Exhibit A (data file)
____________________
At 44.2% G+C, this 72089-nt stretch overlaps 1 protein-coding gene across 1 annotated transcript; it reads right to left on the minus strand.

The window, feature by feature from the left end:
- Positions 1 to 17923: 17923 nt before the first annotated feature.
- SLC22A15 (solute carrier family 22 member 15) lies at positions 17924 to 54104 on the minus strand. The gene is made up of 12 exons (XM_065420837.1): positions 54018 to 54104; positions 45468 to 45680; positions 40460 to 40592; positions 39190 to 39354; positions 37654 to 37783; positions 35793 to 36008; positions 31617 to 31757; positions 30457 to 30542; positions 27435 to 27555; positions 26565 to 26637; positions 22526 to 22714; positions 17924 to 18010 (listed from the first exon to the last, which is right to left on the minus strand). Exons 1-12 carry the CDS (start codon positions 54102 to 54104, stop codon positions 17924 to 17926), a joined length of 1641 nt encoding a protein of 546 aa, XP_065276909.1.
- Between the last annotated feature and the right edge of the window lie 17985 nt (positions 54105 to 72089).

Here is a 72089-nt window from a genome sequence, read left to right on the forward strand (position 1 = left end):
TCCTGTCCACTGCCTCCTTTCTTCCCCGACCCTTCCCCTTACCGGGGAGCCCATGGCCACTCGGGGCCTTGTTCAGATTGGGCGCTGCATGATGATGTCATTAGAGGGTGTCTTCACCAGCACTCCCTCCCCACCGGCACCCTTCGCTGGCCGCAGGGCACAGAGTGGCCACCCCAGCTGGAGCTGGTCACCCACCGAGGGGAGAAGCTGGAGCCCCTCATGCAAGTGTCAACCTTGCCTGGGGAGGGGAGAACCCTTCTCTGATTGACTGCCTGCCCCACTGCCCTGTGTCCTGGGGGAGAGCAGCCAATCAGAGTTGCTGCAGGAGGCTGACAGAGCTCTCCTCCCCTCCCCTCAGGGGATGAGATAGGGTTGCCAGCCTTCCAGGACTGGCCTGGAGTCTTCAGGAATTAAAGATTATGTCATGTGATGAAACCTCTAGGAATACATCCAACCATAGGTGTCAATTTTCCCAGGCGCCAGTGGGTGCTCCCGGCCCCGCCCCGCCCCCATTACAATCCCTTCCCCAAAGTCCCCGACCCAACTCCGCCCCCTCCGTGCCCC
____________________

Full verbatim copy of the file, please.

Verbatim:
At 44.2% G+C, this 72089-nt stretch overlaps 1 protein-coding gene across 1 annotated transcript; it reads right to left on the minus strand.

The window, feature by feature from the left end:
- Positions 1 to 17923: 17923 nt before the first annotated feature.
- SLC22A15 (solute carrier family 22 member 15) lies at positions 17924 to 54104 on the minus strand. The gene is made up of 12 exons (XM_065420837.1): positions 54018 to 54104; positions 45468 to 45680; positions 40460 to 40592; positions 39190 to 39354; positions 37654 to 37783; positions 35793 to 36008; positions 31617 to 31757; positions 30457 to 30542; positions 27435 to 27555; positions 26565 to 26637; positions 22526 to 22714; positions 17924 to 18010 (listed from the first exon to the last, which is right to left on the minus strand). Exons 1-12 carry the CDS (start codon positions 54102 to 54104, stop codon positions 17924 to 17926), a joined length of 1641 nt encoding a protein of 546 aa, XP_065276909.1.
- Between the last annotated feature and the right edge of the window lie 17985 nt (positions 54105 to 72089).

Here is a 72089-nt window from a genome sequence, read left to right on the forward strand (position 1 = left end):
TCCTGTCCACTGCCTCCTTTCTTCCCCGACCCTTCCCCTTACCGGGGAGCCCATGGCCACTCGGGGCCTTGTTCAGATTGGGCGCTGCATGATGATGTCATTAGAGGGTGTCTTCACCAGCACTCCCTCCCCACCGGCACCCTTCGCTGGCCGCAGGGCACAGAGTGGCCACCCCAGCTGGAGCTGGTCACCCACCGAGGGGAGAAGCTGGAGCCCCTCATGCAAGTGTCAACCTTGCCTGGGGAGGGGAGAACCCTTCTCTGATTGACTGCCTGCCCCACTGCCCTGTGTCCTGGGGGAGAGCAGCCAATCAGAGTTGCTGCAGGAGGCTGACAGAGCTCTCCTCCCCTCCCCTCAGGGGATGAGATAGGGTTGCCAGCCTTCCAGGACTGGCCTGGAGTCTTCAGGAATTAAAGATTATGTCATGTGATGAAACCTCTAGGAATACATCCAACCATAGGTGTCAATTTTCCCAGGCGCCAGTGGGTGCTCCCGGCCCCGCCCCGCCCCCATTACAATCCCTTCCCCAAAGTCCCCGACCCAACTCCGCCCCCTCCGTGCCCC